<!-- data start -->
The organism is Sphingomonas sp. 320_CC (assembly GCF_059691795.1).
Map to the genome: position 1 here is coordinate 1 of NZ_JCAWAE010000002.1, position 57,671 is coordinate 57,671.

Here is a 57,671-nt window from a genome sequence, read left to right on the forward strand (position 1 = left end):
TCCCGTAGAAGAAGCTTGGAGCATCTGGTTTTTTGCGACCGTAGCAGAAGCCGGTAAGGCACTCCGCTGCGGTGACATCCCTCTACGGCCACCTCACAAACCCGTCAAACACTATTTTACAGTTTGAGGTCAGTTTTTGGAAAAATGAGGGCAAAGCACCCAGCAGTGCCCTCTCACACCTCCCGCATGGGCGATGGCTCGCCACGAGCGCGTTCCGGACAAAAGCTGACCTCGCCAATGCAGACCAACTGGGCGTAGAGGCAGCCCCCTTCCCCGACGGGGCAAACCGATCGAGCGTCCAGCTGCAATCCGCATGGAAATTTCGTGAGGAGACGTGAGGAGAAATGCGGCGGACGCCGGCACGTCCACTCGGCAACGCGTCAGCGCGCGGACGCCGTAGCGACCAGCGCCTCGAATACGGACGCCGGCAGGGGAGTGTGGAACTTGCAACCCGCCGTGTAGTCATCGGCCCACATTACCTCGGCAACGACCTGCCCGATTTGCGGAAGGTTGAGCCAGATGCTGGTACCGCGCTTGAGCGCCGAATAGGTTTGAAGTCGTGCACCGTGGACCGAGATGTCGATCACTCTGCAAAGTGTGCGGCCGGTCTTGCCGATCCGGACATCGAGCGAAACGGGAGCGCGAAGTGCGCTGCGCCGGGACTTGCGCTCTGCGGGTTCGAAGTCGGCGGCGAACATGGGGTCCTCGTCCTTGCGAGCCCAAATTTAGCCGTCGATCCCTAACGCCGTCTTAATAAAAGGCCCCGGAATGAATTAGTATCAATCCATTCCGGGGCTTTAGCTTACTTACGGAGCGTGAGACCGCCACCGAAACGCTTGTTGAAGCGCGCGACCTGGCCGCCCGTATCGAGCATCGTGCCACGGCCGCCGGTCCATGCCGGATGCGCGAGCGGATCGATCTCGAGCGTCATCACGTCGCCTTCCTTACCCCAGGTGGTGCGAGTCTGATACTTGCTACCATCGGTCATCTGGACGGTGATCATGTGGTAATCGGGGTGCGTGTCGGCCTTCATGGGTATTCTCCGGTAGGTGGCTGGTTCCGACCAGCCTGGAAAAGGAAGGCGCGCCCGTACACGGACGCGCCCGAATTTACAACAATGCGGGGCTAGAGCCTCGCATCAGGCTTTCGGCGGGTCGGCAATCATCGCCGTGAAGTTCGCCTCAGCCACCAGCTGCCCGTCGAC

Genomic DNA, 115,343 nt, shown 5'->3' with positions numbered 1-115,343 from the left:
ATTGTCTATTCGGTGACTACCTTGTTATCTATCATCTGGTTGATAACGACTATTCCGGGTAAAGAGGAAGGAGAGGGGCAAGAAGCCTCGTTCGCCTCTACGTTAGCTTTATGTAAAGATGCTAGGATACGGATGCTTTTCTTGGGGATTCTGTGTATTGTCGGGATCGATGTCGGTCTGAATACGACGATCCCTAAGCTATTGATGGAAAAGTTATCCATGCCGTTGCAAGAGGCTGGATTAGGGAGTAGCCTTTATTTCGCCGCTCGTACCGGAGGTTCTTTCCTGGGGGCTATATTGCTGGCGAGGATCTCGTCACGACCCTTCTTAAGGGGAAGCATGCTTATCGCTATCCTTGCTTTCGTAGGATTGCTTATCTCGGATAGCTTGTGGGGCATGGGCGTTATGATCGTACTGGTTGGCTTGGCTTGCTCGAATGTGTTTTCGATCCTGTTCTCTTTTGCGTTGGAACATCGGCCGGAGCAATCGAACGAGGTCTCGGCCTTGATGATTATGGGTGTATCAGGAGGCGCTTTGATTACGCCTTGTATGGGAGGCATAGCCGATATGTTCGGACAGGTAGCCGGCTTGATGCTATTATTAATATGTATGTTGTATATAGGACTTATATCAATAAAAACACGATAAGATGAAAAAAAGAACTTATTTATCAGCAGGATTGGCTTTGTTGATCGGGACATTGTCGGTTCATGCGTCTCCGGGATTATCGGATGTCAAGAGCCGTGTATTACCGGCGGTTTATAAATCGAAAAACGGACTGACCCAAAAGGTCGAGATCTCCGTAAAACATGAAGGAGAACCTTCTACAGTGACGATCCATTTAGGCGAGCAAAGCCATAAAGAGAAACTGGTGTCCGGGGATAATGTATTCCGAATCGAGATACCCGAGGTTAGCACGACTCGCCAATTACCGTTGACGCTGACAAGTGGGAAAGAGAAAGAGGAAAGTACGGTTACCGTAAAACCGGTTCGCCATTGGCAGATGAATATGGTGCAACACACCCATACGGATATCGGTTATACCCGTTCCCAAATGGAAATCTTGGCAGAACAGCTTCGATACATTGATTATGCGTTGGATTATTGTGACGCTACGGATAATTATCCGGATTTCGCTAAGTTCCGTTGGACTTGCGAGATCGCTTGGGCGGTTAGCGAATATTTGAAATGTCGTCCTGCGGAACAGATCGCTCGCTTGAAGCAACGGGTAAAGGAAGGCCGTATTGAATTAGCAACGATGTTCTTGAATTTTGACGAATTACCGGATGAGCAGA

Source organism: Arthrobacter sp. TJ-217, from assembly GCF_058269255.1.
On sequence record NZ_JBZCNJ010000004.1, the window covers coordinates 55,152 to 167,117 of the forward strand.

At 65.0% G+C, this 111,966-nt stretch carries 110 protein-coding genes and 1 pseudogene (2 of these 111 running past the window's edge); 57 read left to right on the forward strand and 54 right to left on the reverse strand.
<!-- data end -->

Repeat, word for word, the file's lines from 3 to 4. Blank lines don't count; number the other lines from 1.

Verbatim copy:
Here is a 57,671-nt window from a genome sequence, read left to right on the forward strand (position 1 = left end):
TCCCGTAGAAGAAGCTTGGAGCATCTGGTTTTTTGCGACCGTAGCAGAAGCCGGTAAGGCACTCCGCTGCGGTGACATCCCTCTACGGCCACCTCACAAACCCGTCAAACACTATTTTACAGTTTGAGGTCAGTTTTTGGAAAAATGAGGGCAAAGCACCCAGCAGTGCCCTCTCACACCTCCCGCATGGGCGATGGCTCGCCACGAGCGCGTTCCGGACAAAAGCTGACCTCGCCAATGCAGACCAACTGGGCGTAGAGGCAGCCCCCTTCCCCGACGGGGCAAACCGATCGAGCGTCCAGCTGCAATCCGCATGGAAATTTCGTGAGGAGACGTGAGGAGAAATGCGGCGGACGCCGGCACGTCCACTCGGCAACGCGTCAGCGCGCGGACGCCGTAGCGACCAGCGCCTCGAATACGGACGCCGGCAGGGGAGTGTGGAACTTGCAACCCGCCGTGTAGTCATCGGCCCACATTACCTCGGCAACGACCTGCCCGATTTGCGGAAGGTTGAGCCAGATGCTGGTACCGCGCTTGAGCGCCGAATAGGTTTGAAGTCGTGCACCGTGGACCGAGATGTCGATCACTCTGCAAAGTGTGCGGCCGGTCTTGCCGATCCGGACATCGAGCGAAACGGGAGCGCGAAGTGCGCTGCGCCGGGACTTGCGCTCTGCGGGTTCGAAGTCGGCGGCGAACATGGGGTCCTCGTCCTTGCGAGCCCAAATTTAGCCGTCGATCCCTAACGCCGTCTTAATAAAAGGCCCCGGAATGAATTAGTATCAATCCATTCCGGGGCTTTAGCTTACTTACGGAGCGTGAGACCGCCACCGAAACGCTTGTTGAAGCGCGCGACCTGGCCGCCCGTATCGAGCATCGTGCCACGGCCGCCGGTCCATGCCGGATGCGCGAGCGGATCGATCTCGAGCGTCATCACGTCGCCTTCCTTACCCCAGGTGGTGCGAGTCTGATACTTGCTACCATCGGTCATCTGGACGGTGATCATGTGGTAATCGGGGTGCGTGTCGGCCTTCATGGGTATTCTCCGGTAGGTGGCTGGTTCCGACCAGCCTGGAAAAGGAAGGCGCGCCCGTACACGGACGCGCCCGAATTTACAACAATGCGGGGCTAGAGCCTCGCATCAGGCTTTCGGCGGGTCGGCAATCATCGCCGTGAAGTTCGCCTCAGCCACCAGCTGCCCGTCGAC